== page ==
Residents urged to secure attractants after grizzly gets into garbage

Residents urged to secure attractants after grizzly gets into garbage

A bear was spotted consuming garbage on January 22

It may be early but the conservation officer service is warning the public to stay vigilant after a grizzly bear was found accessing garbage on January 22. The COS isn’t releasing the location, but says it happened between Bella Coola and Hagensborg.

“It’s a good reminder for people to be vigilant about securing their attractants,” said Conservation Officer Hana Anderson. “It’s unexpected given the time of year but it does happen.”

Anderson said that it was a lone, adult grizzly bear and that it is now being monitored via wildlife cameras set up at the area. The bear hasn’t been seen again but there was fresh sign near the same area recently, leading Anderson to believe the bear still hasn’t returned to its den.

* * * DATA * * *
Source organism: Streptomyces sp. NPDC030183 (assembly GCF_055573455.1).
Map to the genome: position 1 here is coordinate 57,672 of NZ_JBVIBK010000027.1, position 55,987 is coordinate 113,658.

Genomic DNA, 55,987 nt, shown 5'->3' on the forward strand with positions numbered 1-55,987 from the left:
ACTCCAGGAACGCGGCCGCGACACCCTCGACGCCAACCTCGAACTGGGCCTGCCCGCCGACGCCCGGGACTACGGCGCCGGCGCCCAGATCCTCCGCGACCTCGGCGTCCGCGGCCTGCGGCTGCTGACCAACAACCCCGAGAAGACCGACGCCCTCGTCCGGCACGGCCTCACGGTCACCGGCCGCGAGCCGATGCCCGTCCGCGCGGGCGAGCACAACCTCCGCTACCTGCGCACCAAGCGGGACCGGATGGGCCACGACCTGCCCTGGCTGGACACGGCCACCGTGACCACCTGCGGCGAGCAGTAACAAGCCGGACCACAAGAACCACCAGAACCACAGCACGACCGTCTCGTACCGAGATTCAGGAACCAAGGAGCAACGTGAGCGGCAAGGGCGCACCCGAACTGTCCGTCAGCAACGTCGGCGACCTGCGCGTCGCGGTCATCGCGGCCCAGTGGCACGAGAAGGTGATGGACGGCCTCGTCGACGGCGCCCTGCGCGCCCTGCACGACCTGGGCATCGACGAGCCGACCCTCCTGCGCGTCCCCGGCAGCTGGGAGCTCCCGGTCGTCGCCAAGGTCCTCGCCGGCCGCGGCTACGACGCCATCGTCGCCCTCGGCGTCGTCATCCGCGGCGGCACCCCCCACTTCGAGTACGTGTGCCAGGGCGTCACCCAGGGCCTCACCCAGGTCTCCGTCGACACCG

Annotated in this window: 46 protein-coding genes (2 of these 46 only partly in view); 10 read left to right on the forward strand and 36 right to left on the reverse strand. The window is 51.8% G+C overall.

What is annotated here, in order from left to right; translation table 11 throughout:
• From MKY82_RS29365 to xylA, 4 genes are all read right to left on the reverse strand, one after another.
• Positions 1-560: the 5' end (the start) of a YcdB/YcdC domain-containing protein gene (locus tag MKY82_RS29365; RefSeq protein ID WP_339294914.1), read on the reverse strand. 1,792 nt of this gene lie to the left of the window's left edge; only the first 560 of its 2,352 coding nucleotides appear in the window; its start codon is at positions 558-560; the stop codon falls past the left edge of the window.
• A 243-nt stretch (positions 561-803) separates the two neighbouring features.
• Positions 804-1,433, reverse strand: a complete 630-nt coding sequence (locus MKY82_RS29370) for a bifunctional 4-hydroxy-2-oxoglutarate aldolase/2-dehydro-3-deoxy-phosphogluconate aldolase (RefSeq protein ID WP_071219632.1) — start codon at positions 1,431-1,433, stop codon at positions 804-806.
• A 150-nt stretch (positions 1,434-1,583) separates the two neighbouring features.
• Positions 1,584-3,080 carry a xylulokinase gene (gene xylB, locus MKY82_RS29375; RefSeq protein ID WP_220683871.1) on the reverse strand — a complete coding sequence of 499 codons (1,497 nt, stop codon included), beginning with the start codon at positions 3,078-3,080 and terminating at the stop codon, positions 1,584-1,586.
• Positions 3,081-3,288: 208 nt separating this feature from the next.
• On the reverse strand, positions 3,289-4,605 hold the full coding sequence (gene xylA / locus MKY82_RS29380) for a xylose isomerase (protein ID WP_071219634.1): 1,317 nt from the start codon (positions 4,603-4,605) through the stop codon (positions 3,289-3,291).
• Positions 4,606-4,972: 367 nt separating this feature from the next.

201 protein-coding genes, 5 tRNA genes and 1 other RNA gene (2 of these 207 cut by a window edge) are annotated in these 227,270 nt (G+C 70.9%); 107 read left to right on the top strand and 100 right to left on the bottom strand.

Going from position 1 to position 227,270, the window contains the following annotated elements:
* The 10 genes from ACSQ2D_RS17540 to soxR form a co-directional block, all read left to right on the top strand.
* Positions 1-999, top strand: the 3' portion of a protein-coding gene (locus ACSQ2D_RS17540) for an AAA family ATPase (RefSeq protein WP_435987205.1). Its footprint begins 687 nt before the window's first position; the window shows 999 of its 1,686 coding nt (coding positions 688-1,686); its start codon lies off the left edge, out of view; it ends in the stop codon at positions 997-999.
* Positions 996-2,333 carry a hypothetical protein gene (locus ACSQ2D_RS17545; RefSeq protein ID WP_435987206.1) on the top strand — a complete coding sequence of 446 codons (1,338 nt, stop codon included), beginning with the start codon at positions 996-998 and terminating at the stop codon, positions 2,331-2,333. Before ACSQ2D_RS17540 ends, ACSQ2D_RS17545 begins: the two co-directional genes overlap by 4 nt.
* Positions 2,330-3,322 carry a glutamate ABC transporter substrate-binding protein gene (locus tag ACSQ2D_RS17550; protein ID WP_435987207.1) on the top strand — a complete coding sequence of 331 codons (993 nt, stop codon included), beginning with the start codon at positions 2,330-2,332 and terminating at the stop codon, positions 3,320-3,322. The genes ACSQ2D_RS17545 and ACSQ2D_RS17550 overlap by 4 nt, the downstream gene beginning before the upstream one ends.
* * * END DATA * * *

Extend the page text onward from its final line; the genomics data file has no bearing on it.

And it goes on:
“We don’t know why it’s left the den, it could be health or the den could have been flooded out by snow melt,” Anderson explained. “Bears aren’t true hibernators, so they do wake up.”

It is a common misconception that bears hibernate during the winter. While bears tend to slow down during the winter, they are not true hibernators. Black bears, grizzly bears and brown bears do go into a deep sleep during the winter months, known as torpor. This isn’t the same as hibernation in that bears wake up quickly and easily while in torpor, whereas in hibernation waking up is a much slower process.

“One of the other problems is that if they access a high value food source out of the den it becomes harder for them to go back,” said Anderson. “We’re hoping it makes its way back to the den before it comes near people.”

Anderson is requesting that anyone who sights the bear to call in and report it right away. The toll free number is 1-877-952-RAPP (7277). For tips on securing attractants visit